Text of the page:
Limiting food intake to two large meals per day is more effective at controlling weight gain than spreading the same amount of calories over multiple meals, new research has found. Sticking to a generous breakfast and lunch also helps to keep blood sugars stable in people with type 2 diabetes.
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Researchers from the Prague Institute for Clinical and Experimental Medicine in the Czech Republic analysed 54 patients with type 2 diabetes while following a restricted diet of 500 calories (2092 kilojoules). Half of the participants consumed the full 500 calories over breakfast and lunch, while the other half were given six smaller meals throughout the day. Both diets had the same macronutrient and calorie content.
The study found that body weight decreased more in the group that ate two larger meals; -3.7kg vs. -2.3kg. Liver fat content, fasting plasma glucose and C-peptide levels also decreased further in the breakfast/lunch group.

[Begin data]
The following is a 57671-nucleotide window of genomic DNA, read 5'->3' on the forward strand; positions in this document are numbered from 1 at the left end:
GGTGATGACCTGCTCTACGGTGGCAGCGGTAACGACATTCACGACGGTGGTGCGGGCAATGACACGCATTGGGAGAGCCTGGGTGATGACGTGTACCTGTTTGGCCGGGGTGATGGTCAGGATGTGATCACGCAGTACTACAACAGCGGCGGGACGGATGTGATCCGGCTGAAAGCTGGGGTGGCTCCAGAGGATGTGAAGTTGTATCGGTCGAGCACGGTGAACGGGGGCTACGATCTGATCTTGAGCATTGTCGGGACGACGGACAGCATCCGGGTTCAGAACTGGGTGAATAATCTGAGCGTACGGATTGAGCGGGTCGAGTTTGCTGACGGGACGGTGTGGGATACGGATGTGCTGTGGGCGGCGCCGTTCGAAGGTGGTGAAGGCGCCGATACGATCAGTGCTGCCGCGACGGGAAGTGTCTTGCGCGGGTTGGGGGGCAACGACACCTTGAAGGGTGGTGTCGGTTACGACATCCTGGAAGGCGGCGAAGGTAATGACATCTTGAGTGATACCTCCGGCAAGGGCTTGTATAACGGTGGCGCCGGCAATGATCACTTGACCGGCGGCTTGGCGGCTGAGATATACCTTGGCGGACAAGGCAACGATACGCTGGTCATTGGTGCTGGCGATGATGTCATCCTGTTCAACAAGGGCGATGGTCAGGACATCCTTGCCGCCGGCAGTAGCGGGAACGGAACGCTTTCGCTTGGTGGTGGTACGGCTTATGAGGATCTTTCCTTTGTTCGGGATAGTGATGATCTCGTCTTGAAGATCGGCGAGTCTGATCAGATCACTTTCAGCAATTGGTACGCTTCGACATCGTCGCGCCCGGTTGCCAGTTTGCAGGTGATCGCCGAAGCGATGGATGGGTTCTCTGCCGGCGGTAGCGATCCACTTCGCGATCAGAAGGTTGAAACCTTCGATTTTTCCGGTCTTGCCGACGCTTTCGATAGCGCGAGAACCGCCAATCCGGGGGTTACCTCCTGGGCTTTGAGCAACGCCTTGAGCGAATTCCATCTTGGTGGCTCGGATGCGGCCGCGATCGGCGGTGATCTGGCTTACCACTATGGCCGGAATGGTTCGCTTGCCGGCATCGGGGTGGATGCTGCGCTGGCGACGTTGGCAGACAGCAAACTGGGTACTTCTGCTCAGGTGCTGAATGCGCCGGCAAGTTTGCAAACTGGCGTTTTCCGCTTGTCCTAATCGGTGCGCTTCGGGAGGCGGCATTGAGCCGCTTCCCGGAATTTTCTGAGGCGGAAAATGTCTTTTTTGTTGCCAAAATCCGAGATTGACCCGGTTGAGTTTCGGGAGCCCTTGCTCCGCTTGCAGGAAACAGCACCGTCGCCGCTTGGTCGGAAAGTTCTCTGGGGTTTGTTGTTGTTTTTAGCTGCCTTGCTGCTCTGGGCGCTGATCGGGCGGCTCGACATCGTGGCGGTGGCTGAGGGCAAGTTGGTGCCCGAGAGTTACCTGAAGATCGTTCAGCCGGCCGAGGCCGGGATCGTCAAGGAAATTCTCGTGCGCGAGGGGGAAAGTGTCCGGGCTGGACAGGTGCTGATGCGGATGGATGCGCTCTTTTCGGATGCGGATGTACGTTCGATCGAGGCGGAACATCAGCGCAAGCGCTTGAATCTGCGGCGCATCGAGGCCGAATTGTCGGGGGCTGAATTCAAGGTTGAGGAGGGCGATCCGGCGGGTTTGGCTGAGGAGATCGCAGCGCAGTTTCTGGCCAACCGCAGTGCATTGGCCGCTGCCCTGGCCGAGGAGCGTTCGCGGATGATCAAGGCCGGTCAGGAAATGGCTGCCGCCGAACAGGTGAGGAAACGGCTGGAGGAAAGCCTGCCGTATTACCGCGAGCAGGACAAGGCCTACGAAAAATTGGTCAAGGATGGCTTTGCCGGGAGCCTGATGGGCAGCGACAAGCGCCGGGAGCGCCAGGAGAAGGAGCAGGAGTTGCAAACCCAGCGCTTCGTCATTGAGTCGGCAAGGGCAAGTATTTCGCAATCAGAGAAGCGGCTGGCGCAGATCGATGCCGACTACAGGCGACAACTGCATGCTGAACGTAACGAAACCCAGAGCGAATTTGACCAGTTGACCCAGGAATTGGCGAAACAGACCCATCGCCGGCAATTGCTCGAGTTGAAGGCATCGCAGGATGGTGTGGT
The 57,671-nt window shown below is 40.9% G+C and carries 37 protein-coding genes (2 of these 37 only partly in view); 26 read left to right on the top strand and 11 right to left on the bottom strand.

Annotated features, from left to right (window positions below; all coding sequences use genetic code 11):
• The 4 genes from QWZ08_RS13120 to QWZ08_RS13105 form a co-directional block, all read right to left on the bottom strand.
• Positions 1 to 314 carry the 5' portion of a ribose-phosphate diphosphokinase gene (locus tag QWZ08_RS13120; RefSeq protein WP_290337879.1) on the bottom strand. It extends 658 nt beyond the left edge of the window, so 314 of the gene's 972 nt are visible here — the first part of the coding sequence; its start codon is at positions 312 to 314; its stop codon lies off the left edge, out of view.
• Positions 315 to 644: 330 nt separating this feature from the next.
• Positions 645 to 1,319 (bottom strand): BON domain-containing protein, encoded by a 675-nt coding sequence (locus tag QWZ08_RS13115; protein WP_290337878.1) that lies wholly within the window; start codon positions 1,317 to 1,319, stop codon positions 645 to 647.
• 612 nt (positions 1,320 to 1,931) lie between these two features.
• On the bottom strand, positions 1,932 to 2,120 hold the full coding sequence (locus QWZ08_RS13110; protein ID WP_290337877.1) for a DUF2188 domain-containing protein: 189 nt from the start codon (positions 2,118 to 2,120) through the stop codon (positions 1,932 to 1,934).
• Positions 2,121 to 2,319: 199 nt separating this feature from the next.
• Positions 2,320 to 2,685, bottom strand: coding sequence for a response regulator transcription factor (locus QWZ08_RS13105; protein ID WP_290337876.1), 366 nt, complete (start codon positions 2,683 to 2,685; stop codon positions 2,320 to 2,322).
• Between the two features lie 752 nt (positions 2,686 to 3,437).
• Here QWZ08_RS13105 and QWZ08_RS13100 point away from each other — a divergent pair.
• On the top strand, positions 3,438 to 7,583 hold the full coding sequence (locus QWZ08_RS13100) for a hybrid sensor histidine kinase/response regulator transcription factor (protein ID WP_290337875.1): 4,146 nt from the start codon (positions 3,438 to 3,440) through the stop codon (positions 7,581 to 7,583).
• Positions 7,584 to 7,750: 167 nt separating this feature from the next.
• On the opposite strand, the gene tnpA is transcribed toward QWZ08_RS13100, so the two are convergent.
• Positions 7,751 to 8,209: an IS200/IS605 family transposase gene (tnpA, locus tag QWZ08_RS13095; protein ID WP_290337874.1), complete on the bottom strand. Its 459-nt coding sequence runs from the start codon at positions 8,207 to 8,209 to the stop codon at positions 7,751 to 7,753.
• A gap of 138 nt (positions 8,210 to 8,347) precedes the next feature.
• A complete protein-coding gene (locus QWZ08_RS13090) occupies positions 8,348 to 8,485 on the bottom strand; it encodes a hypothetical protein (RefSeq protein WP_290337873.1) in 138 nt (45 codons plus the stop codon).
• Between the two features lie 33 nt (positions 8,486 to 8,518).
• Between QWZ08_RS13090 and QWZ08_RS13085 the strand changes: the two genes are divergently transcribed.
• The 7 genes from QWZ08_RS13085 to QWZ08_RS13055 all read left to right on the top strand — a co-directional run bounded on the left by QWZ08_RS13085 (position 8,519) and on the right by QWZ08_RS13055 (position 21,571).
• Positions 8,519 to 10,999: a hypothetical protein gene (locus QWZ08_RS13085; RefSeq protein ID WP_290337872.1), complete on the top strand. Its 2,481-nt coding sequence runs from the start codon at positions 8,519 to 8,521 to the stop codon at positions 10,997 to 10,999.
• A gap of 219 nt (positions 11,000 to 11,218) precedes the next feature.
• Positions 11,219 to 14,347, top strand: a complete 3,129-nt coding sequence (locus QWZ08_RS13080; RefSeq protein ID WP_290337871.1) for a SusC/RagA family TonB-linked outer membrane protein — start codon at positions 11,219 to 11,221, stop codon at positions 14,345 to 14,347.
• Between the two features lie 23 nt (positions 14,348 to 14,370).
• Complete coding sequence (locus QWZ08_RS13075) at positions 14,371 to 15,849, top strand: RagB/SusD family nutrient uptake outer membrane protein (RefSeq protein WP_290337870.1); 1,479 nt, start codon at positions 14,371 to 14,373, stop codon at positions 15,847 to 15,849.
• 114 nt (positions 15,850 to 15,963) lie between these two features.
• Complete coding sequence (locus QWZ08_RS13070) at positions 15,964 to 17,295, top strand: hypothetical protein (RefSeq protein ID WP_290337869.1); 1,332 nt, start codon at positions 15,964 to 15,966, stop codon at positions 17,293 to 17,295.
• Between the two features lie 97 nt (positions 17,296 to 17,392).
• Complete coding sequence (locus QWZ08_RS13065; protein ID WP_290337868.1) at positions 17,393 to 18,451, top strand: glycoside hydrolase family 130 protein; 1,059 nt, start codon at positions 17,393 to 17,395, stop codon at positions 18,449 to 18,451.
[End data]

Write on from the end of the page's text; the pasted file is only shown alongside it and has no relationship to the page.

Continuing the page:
"Eating only breakfast and lunch reduced body weight, liver fat content, fasting plasma glucose, C-peptide and glucagon, and increased OGIS, more than the same caloric restriction split into six meals," the report explains.
"These results suggest that, for type 2 diabetic patients on a calorie-restricted diet, eating larger breakfasts and lunches may be more beneficial than six smaller meals during the day."
While the research was targeted at type 2 diabetic patients, the same principle would presumably apply to all dieters. In other words, in addition to calculating your energy intake, it could also be worth keeping tabs the frequency and timing of your food intake.